There is a saying, incorrectly attributed to Mark Twain, that states: “History never repeat itself but it rhymes”. Seeking to understand the implications of the current crisis for the effective use of data, I’ve drawn on the nineteenth-century cholera outbreak in London’s Soho to identify some “rhyming patterns” that might inform our approaches to data use and governance at this time of public health crisis.
This article explores what people mean when they talk about testing for Covid-19 and how we should interpret test results. There are two main types of tests: those that detect active infection, and those that test past infection.1
This note considers the different measures of the death toll in the UK due directly or indirectly to the Covid-19 epidemic. However, it ignores some important issues that contribute to differences between measures. For example, the official figures are published with differing frequencies and geographic coverage, there are conflicts between dates of death and dates of registration, and there are definitional and legal differences between the four countries of the UK. These are important but will make little difference in the final reckoning beyond 2020.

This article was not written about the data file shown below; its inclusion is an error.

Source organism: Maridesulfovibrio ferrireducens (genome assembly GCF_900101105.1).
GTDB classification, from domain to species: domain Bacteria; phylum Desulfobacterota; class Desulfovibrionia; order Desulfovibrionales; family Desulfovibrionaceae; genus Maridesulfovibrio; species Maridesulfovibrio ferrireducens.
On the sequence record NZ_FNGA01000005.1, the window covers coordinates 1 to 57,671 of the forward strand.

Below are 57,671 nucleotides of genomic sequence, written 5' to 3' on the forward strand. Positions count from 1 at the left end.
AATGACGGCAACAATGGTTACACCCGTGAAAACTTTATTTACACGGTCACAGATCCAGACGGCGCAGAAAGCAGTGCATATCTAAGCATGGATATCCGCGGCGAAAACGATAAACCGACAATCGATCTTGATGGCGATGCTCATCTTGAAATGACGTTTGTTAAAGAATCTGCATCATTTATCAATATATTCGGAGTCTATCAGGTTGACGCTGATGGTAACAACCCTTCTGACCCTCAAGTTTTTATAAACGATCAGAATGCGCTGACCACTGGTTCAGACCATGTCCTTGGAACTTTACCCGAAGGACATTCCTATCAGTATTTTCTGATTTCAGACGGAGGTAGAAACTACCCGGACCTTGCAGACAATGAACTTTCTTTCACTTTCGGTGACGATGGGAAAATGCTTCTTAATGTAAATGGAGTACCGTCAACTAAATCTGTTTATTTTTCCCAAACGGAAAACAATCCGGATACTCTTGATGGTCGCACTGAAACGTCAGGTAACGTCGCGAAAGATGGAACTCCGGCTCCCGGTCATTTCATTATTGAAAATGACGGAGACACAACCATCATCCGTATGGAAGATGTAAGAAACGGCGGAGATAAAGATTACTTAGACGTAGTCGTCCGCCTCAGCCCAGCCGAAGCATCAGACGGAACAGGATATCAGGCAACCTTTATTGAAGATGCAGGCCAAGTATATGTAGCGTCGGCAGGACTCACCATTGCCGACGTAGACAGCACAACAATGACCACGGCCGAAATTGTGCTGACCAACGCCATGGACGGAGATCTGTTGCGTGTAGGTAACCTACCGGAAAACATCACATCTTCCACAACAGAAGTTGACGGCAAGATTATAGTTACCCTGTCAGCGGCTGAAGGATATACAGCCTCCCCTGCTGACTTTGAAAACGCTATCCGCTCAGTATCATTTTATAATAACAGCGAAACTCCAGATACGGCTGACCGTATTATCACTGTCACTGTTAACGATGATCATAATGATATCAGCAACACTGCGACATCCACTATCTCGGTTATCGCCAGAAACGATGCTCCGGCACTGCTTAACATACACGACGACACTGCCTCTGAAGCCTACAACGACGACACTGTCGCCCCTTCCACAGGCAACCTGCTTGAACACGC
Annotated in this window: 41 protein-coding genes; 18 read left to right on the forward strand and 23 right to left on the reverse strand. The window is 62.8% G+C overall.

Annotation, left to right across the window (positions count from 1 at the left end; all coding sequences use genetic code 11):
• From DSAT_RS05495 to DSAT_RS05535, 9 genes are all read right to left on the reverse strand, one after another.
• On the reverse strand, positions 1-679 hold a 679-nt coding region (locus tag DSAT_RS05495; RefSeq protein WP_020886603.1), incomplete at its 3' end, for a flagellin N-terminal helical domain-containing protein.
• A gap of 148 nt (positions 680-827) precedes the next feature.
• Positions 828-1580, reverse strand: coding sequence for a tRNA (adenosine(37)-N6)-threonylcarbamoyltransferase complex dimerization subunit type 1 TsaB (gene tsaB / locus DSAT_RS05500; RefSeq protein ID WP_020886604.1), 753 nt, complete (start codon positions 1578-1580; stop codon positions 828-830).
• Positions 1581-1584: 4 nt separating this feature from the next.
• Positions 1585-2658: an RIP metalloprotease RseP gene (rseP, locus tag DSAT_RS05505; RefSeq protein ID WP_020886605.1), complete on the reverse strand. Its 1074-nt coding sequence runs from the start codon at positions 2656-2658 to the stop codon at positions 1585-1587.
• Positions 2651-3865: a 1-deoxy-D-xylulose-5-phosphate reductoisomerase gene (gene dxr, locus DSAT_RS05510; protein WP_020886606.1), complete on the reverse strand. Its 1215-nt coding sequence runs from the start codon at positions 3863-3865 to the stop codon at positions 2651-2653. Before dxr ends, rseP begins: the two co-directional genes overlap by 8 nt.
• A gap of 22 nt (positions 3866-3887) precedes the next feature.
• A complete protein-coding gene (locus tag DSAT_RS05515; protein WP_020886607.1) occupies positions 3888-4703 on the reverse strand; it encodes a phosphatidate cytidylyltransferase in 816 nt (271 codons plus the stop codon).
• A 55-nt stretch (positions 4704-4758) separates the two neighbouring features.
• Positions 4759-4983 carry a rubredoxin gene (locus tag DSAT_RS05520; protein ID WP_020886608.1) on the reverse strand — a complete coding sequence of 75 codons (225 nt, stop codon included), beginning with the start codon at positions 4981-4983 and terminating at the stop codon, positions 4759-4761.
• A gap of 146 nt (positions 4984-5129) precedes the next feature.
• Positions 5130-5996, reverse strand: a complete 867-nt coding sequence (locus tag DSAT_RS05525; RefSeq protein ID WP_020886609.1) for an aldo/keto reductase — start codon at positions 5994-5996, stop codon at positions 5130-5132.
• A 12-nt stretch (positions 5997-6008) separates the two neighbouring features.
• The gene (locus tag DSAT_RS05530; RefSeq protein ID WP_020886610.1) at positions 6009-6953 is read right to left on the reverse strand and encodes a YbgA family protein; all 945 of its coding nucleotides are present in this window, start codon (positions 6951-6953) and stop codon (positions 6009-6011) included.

On 11 March 2020, the World Health Organization (WHO) declared the new coronavirus outbreak a pandemic. A novel virus, SARS-CoV-2, causing coronavirus disease 2019 (Covid-19) has brought social life and most of the world economy to an abrupt halt, but health care workers and researchers have been kept extremely busy.
In the June 2020 issue of Significance, we tell the story of medical researchers in the late nineteenth century, some of whom went to extreme lengths to identify the transmission mechanism of yellow fever, a killer disease. In our article, we write that: "The experiments run by the Yellow Fever Board" - the group of scientists established in 1900 to investigate the cause of the disease - "were in many ways the functional equivalent of clinical trials", but that compared to contemporary clinical trials, "the design of the experiments, particularly the early ones, was crude". However, with respect to informed consent, their practices were, by the standards of the time, quite advanced, as we will explain here.